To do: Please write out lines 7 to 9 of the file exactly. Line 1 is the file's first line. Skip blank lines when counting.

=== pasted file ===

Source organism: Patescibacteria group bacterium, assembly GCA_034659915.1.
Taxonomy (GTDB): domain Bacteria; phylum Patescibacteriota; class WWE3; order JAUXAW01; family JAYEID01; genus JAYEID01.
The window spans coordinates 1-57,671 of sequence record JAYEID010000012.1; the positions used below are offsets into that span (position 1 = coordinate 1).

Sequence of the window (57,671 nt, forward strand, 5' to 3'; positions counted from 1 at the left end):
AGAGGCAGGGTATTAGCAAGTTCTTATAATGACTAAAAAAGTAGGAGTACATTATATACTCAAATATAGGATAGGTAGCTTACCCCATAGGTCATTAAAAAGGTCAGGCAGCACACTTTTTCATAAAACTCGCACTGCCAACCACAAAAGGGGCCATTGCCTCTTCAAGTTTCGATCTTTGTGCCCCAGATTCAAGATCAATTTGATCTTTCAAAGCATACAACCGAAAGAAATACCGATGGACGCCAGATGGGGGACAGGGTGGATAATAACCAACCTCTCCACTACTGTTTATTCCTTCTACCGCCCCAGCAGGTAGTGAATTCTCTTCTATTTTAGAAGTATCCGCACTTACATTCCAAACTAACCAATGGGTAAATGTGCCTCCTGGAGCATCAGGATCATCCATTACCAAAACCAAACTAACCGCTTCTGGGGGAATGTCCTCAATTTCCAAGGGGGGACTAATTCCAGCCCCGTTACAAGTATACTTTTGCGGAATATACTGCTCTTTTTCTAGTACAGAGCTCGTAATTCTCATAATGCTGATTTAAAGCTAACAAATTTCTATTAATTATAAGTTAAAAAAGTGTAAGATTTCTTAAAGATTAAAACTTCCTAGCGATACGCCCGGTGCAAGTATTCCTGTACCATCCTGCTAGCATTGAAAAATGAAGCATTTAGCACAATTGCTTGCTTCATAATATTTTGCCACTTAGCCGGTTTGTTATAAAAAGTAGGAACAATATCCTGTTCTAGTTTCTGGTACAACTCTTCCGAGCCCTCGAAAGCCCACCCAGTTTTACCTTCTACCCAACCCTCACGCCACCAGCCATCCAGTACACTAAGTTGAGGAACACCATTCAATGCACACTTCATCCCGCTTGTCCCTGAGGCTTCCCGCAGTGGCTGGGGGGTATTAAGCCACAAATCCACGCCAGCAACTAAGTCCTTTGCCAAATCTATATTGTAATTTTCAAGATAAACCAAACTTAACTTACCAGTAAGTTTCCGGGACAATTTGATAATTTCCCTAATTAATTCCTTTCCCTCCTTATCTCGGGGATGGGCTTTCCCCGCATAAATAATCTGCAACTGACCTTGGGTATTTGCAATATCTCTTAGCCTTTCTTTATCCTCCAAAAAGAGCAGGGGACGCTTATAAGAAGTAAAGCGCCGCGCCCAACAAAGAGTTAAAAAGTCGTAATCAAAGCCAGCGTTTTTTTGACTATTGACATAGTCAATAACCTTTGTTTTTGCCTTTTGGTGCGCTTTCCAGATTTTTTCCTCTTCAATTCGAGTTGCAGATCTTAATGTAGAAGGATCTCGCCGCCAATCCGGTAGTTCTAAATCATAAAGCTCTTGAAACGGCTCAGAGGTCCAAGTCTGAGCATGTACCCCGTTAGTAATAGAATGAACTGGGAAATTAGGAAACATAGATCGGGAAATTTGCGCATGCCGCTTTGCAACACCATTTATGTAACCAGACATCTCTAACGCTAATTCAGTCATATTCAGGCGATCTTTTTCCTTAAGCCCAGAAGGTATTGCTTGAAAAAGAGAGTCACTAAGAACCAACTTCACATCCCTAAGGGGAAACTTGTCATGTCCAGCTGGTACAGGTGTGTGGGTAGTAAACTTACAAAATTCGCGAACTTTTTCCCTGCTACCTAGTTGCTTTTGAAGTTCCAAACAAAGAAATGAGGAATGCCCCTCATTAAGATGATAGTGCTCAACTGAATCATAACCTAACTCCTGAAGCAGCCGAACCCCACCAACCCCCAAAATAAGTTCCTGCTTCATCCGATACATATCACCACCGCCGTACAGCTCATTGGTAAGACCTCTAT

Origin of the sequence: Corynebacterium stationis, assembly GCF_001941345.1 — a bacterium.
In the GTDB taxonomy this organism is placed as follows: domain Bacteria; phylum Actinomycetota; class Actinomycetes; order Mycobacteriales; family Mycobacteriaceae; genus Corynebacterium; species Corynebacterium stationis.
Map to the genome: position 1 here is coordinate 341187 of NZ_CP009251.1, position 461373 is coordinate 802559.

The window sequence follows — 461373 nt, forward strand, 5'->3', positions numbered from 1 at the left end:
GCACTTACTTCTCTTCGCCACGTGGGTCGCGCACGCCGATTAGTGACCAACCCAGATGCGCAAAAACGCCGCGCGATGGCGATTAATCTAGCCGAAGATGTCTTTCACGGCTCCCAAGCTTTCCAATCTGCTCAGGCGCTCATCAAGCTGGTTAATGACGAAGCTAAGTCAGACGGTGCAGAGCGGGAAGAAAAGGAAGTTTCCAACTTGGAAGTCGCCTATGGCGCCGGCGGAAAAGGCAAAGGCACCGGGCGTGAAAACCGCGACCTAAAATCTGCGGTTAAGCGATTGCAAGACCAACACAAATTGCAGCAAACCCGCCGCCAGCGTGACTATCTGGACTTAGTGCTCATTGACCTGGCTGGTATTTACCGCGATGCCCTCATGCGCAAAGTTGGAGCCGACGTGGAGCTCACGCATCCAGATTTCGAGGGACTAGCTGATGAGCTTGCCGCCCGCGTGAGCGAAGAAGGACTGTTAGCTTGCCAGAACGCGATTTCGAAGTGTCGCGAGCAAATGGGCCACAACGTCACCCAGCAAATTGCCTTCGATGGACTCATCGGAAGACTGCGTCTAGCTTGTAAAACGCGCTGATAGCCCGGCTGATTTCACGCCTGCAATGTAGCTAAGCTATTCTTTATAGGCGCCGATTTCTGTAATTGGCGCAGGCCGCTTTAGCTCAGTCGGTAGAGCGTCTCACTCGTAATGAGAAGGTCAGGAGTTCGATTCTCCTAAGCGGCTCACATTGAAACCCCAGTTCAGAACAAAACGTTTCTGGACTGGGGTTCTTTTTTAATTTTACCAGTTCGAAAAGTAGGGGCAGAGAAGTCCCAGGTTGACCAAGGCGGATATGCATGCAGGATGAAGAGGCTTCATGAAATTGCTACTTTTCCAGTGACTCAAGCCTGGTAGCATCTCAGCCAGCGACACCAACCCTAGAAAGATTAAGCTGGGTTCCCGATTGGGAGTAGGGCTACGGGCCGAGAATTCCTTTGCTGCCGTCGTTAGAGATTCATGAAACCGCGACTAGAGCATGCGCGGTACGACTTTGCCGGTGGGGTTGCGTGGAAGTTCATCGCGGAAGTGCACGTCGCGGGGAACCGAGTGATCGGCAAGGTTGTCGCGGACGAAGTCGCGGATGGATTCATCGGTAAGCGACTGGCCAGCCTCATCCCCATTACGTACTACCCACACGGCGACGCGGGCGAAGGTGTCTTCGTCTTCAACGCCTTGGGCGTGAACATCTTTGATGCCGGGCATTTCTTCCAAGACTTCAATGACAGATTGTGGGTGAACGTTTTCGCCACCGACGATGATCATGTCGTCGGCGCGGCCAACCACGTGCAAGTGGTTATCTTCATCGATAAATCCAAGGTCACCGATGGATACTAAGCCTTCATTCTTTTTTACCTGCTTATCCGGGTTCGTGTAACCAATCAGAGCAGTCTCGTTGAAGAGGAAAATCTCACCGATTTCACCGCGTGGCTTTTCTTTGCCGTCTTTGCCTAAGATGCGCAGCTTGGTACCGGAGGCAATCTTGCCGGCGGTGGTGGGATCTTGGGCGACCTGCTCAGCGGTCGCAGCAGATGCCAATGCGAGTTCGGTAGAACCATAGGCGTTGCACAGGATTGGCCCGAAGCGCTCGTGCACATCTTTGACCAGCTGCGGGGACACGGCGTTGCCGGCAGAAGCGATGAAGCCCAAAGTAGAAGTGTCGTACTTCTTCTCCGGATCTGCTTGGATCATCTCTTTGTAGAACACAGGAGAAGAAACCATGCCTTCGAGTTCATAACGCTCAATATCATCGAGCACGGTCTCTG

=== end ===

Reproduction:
In the GTDB taxonomy this organism is placed as follows: domain Bacteria; phylum Actinomycetota; class Actinomycetes; order Mycobacteriales; family Mycobacteriaceae; genus Corynebacterium; species Corynebacterium stationis.
Map to the genome: position 1 here is coordinate 341187 of NZ_CP009251.1, position 461373 is coordinate 802559.

The window sequence follows — 461373 nt, forward strand, 5'->3', positions numbered from 1 at the left end: